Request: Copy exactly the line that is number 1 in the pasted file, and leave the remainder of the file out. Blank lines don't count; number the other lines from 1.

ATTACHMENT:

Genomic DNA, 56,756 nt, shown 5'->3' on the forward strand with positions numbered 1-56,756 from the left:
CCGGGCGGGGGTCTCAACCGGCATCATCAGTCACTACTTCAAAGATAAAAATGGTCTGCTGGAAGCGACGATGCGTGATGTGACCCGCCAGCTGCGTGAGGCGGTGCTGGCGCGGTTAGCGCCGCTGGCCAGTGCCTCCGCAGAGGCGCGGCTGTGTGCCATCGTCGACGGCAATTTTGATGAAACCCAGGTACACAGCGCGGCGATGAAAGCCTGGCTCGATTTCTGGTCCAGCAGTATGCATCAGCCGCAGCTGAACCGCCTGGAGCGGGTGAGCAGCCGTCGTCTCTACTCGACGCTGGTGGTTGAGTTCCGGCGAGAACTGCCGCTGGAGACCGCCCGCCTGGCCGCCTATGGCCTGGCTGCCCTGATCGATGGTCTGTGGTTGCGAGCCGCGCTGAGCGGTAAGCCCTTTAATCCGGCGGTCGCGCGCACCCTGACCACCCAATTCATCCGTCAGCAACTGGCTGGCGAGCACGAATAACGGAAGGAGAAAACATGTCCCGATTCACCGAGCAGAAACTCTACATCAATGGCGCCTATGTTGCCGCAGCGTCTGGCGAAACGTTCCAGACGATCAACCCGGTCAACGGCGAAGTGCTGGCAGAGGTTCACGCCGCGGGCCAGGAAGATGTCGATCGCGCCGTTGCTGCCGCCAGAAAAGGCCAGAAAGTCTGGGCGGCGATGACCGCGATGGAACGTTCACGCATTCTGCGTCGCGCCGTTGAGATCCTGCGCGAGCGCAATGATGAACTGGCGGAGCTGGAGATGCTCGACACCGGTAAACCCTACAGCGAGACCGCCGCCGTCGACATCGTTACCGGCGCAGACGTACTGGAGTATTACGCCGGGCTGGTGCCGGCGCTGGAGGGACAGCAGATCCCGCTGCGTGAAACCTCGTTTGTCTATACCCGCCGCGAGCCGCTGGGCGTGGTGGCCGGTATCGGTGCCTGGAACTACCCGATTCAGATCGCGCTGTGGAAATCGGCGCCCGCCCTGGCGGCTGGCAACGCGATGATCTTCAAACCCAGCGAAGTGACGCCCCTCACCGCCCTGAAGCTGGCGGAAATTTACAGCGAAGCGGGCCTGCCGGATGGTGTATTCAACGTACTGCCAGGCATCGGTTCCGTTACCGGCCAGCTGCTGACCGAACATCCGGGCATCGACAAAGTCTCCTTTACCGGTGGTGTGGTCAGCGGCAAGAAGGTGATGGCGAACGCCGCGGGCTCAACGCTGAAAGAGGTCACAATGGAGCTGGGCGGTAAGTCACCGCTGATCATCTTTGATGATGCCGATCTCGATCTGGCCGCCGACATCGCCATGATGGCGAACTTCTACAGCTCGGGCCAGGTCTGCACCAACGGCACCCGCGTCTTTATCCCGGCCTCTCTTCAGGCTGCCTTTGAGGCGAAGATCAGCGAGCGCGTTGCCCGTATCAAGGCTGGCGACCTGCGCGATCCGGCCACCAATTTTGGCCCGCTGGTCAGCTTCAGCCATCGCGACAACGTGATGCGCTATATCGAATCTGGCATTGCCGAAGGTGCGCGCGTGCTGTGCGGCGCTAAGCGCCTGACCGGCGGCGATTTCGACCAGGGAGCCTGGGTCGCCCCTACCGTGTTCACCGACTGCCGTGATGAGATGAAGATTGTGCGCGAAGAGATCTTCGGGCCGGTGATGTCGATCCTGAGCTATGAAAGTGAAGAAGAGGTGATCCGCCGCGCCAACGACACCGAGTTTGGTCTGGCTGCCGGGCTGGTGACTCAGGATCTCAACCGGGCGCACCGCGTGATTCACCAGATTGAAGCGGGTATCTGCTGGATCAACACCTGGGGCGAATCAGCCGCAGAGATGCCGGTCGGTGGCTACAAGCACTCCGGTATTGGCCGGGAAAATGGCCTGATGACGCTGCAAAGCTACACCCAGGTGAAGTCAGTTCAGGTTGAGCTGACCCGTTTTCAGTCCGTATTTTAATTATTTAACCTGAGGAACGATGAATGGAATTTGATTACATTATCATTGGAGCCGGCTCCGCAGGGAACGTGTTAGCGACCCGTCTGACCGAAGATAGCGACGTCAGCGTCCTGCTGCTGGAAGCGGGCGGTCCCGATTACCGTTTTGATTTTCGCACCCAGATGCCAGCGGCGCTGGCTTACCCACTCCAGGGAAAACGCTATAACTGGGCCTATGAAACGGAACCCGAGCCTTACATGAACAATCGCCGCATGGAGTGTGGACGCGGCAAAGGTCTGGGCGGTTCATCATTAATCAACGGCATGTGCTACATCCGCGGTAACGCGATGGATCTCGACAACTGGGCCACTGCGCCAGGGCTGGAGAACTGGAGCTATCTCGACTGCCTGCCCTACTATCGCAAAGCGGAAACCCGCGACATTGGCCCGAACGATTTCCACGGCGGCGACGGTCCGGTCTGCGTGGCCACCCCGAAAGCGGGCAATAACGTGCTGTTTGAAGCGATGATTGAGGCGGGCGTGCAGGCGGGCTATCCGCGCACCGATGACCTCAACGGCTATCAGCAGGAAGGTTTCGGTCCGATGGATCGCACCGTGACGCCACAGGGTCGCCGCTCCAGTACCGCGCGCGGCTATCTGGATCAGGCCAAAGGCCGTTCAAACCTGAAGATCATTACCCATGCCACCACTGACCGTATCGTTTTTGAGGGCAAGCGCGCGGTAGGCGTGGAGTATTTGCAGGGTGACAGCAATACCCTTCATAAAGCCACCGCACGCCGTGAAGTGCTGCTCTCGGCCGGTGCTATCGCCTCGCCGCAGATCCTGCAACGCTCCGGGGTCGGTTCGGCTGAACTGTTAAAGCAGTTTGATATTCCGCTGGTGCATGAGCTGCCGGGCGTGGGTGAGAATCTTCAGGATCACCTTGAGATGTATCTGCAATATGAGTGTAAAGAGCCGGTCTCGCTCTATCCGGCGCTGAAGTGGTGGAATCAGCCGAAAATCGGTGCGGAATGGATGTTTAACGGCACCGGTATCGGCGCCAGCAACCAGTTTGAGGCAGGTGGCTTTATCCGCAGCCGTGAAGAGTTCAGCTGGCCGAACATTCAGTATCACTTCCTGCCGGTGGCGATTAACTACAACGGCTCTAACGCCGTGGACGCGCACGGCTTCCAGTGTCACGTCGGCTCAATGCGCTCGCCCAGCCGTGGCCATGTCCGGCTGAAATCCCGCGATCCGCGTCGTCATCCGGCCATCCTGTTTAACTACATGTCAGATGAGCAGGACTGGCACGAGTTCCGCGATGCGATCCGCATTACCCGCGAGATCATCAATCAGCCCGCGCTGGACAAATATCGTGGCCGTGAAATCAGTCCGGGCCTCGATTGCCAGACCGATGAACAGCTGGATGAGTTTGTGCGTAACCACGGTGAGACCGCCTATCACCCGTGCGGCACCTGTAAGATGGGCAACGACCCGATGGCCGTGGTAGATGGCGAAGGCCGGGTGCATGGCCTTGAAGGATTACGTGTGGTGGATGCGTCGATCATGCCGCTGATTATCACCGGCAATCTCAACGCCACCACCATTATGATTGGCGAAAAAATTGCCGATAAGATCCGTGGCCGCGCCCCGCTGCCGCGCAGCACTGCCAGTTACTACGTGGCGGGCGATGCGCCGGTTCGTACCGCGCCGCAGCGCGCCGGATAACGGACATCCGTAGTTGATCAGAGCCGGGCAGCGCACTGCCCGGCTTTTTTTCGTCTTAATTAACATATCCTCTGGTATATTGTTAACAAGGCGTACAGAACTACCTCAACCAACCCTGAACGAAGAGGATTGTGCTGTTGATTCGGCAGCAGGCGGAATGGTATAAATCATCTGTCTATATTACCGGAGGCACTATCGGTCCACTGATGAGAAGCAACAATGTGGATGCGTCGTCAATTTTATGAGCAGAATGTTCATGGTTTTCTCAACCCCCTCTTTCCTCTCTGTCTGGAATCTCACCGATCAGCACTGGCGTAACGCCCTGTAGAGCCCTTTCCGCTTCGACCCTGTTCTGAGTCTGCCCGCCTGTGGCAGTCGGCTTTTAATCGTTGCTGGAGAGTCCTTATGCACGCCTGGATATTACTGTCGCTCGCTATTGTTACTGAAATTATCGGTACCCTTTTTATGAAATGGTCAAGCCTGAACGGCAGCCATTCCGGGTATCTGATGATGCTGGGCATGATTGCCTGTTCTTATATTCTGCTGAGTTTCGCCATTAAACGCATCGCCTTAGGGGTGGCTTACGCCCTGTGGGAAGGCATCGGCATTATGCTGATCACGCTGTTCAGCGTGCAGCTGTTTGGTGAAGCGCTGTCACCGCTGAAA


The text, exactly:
Genomic DNA, 56,756 nt, shown 5'->3' on the forward strand with positions numbered 1-56,756 from the left: